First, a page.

Spark – Sparkling framework for big data management and analytics

sparkThere has been lot of buzz around Apache Spark since last several months, and I have been following it to some extent and comparing it with Hadoop. In this blog, I will share some of what I have read about it.

Apache Spark is an open source parallel processing framework that enables users to run large-scale data analytics applications across clustered computers. Well, wasn’t that Hadoop’s claim to fame? Well yes, but Spark was developed as a way to speed up processing jobs in Hadoop systems. Spark advocates claim that with its in-memory computing layer, Spark can run batch-processing programs up to 100 times faster than MapReduce can. When data is processed from disk, Spark can run batch jobs up to 10 times faster, they say.

While MapReduce is limited to batch processing, the Apache Spark architecture includes a stream processing module, a machine learning library and a graph processing API with related algorithms thereby making it a more general purpose platform. The Spark Streaming technology in particular has found its way into deployments at Spark early adopters, for uses such as analyzing online advertising data and processing satellite images and geo-tagged tweets. Does that imply that handling of these additional processing workload may require companies to expand the size of their Hadoop clusters? And the answer is obviously, Yes.

Unlike Hadoop, Spark doesn’t include its own file system. It can run in a standalone mode and access a variety of data sources, but most often it is used to process and analyze data stored in the Hadoop Distributed File System (HDFS). So it should not be surprising to note that Spark has been incorporated into the top Hadoop distributions in every major distribution of Hadoop, including the ones from Cloudera, Hortonworks, IBM, MapR and Pivotol. In such installations, one can still use MapReduce because of its reliability, but Spark may require less development expertise than MapReduce does because of its high-level APIs and support for writing applications in Java, Scala or Python.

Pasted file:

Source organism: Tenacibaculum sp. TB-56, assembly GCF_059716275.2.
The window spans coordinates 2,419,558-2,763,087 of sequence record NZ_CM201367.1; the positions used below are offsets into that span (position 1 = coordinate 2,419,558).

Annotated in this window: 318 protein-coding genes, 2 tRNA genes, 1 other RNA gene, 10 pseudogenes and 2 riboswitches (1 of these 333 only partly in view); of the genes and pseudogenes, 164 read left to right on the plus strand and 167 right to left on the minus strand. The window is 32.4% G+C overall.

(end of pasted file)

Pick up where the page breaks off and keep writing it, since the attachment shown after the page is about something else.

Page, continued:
One thought on “Spark – Sparkling framework for big data management and analytics

Leave a Reply

Fill in your details below or click an icon to log in:

WordPress.com Logo

You are commenting using your WordPress.com account. Log Out / Change )

Twitter picture

You are commenting using your Twitter account. Log Out / Change )

Facebook photo

You are commenting using your Facebook account. Log Out / Change )

Google+ photo

You are commenting using your Google+ account. Log Out / Change )

Connecting to %s